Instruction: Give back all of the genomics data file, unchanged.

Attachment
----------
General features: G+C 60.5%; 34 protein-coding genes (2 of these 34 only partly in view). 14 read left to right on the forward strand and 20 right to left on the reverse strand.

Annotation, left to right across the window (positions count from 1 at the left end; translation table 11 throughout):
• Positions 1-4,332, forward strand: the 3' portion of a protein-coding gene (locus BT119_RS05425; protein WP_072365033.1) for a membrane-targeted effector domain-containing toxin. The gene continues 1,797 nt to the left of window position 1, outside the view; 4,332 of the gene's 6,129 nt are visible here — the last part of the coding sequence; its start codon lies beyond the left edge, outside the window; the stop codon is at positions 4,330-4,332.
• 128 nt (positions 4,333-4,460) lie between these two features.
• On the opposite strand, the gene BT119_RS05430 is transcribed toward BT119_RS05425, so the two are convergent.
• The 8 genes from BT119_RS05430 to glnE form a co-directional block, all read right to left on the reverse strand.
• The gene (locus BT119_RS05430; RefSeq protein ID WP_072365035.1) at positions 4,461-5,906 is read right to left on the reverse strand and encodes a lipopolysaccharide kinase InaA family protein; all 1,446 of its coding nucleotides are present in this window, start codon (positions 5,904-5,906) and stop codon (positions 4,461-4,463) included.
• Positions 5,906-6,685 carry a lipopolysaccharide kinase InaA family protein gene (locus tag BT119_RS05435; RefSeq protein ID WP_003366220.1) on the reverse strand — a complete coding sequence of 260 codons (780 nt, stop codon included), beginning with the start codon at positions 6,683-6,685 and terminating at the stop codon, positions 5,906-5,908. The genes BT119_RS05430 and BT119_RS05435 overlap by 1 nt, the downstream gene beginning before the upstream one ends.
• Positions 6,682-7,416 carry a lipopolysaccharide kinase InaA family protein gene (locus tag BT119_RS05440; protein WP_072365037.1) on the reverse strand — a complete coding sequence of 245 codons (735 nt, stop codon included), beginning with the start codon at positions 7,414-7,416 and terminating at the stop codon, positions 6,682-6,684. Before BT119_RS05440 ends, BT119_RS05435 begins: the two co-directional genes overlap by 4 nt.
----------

General features: G+C 60.5%; 34 protein-coding genes (2 of these 34 only partly in view). 14 read left to right on the forward strand and 20 right to left on the reverse strand.

Annotation, left to right across the window (positions count from 1 at the left end; translation table 11 throughout):
• Positions 1-4,332, forward strand: the 3' portion of a protein-coding gene (locus BT119_RS05425; protein WP_072365033.1) for a membrane-targeted effector domain-containing toxin. The gene continues 1,797 nt to the left of window position 1, outside the view; 4,332 of the gene's 6,129 nt are visible here — the last part of the coding sequence; its start codon lies beyond the left edge, outside the window; the stop codon is at positions 4,330-4,332.
• 128 nt (positions 4,333-4,460) lie between these two features.
• On the opposite strand, the gene BT119_RS05430 is transcribed toward BT119_RS05425, so the two are convergent.
• The 8 genes from BT119_RS05430 to glnE form a co-directional block, all read right to left on the reverse strand.
• The gene (locus BT119_RS05430; RefSeq protein ID WP_072365035.1) at positions 4,461-5,906 is read right to left on the reverse strand and encodes a lipopolysaccharide kinase InaA family protein; all 1,446 of its coding nucleotides are present in this window, start codon (positions 5,904-5,906) and stop codon (positions 4,461-4,463) included.
• Positions 5,906-6,685 carry a lipopolysaccharide kinase InaA family protein gene (locus tag BT119_RS05435; RefSeq protein ID WP_003366220.1) on the reverse strand — a complete coding sequence of 260 codons (780 nt, stop codon included), beginning with the start codon at positions 6,683-6,685 and terminating at the stop codon, positions 5,906-5,908. The genes BT119_RS05430 and BT119_RS05435 overlap by 1 nt, the downstream gene beginning before the upstream one ends.
• Positions 6,682-7,416 carry a lipopolysaccharide kinase InaA family protein gene (locus tag BT119_RS05440; protein WP_072365037.1) on the reverse strand — a complete coding sequence of 245 codons (735 nt, stop codon included), beginning with the start codon at positions 7,414-7,416 and terminating at the stop codon, positions 6,682-6,684. Before BT119_RS05440 ends, BT119_RS05435 begins: the two co-directional genes overlap by 4 nt.